As a product of a Jewish summer camp myself, I am a 100% believer and backer of the importance of the camp experience. The Foundation for Jewish Camp has done a wonderful job promoting Jewish summer camps, but unfortunately they will only provide their one happy camper scholarship to “traditional” camps. When I have met with them to explain what Etgar 36 is about, I was told that right now they are only interested in camps with a physical campus (bunks, fields, etc.). While they are busy “studying the efficacy of non-traditional experiences” such as Etgar 36, the teen population they intend to support is rapidly passing them by. The teens and parents, it seems, have already deemed so called “non-traditional experiences” to be valid, whether they be on a bus, a college campus, in an art, music or movie studio, and they are showing up to them in droves. Unfortunately, most of these programs are not Jewish. The question is, when will the organized Jewish world catch up and help make these opportunities a reality to all Jewish teens? We stay stagnant at our own peril.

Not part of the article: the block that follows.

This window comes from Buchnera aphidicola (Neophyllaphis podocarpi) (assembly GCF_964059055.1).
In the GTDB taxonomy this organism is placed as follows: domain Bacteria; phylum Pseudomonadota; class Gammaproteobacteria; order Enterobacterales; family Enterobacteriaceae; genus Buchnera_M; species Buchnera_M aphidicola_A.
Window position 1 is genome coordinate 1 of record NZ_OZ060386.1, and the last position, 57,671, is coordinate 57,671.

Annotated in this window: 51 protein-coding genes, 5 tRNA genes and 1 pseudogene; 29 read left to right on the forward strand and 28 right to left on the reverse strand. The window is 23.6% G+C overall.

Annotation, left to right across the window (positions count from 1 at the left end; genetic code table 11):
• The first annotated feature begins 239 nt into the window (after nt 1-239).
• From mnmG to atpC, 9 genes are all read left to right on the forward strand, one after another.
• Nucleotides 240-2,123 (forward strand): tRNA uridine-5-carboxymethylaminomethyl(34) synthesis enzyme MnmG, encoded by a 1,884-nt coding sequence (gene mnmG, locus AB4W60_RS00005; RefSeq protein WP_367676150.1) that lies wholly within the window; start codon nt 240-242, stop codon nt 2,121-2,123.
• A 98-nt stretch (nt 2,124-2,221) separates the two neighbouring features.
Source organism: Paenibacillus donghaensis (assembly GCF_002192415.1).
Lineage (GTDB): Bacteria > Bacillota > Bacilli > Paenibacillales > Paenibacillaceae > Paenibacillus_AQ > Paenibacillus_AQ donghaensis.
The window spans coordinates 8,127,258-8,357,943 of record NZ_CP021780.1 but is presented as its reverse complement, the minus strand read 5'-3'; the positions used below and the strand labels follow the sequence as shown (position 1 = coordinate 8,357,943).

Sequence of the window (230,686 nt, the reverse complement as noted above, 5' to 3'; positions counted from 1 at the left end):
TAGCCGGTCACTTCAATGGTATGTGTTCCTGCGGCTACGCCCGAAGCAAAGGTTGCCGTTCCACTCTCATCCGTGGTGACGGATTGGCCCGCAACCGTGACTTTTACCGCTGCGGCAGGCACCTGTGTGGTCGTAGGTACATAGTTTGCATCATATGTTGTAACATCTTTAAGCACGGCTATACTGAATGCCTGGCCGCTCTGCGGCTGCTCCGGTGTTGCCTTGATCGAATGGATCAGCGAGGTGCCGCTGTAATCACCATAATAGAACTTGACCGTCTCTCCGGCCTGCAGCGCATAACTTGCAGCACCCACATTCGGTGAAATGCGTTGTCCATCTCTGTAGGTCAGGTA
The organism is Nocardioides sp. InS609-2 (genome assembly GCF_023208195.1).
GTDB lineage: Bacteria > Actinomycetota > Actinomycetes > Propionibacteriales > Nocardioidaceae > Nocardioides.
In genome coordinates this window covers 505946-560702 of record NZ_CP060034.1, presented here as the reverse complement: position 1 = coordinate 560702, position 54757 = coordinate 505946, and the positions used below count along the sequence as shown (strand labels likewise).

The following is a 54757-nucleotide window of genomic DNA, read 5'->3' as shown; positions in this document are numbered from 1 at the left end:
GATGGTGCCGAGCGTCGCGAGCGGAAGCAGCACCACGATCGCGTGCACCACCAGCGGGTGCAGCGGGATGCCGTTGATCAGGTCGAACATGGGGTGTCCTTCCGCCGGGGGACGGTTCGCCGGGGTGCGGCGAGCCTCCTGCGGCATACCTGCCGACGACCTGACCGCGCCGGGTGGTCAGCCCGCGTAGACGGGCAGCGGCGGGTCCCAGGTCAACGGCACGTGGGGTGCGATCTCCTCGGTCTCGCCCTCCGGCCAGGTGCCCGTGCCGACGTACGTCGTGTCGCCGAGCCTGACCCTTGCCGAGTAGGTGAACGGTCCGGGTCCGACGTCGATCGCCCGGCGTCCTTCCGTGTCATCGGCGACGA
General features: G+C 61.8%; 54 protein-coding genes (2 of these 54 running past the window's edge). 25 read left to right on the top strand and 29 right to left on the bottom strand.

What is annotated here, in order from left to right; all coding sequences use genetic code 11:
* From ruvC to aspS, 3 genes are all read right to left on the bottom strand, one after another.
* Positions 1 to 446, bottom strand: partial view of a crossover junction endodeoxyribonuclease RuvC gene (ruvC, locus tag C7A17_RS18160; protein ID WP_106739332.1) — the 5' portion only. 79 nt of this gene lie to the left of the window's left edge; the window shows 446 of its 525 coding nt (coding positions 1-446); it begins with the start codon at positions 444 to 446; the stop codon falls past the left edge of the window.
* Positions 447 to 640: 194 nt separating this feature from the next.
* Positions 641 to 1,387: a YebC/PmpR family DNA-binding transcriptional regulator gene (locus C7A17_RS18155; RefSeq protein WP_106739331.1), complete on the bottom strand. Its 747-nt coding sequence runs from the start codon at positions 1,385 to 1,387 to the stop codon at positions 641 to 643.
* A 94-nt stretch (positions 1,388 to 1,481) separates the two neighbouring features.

For the vast majority of Jewish parents, the program experience far outweighs the Jewish aspect of a given program. Parents are much happier to send their children to a desired program that also happens to be Jewish. Jewish programs are, in general, not the priority they used to be. We should be inundating our teens with as many options as possible. We are not in a position to play gatekeeper and judge what is a valid Jewish program and what is not. No other part of our American society runs in a one size fits all philosophy anymore, and neither should our Jewish community.

We are fortunate that, since we are the creators of the barriers, we are also the ones that can break down these walls. Programs like Etgar 36 are not the competition to the national youth group programs and camps. The Jewish teens doing nothing Jewish with their summer are our competition, and we should be making every possibility available to them as currently there are more than enough of them to keep all of us in business.

Billy Planer is the Founder and Director of Etgar 36, a Jewish educational nonprofit venture that takes Jewish teens on a 36 day summer domestic journey and, during the academic year, school and synagogue groups on trips to various cities with the goal of teaching about history, politics, and activism, while developing their American and Jewish identities.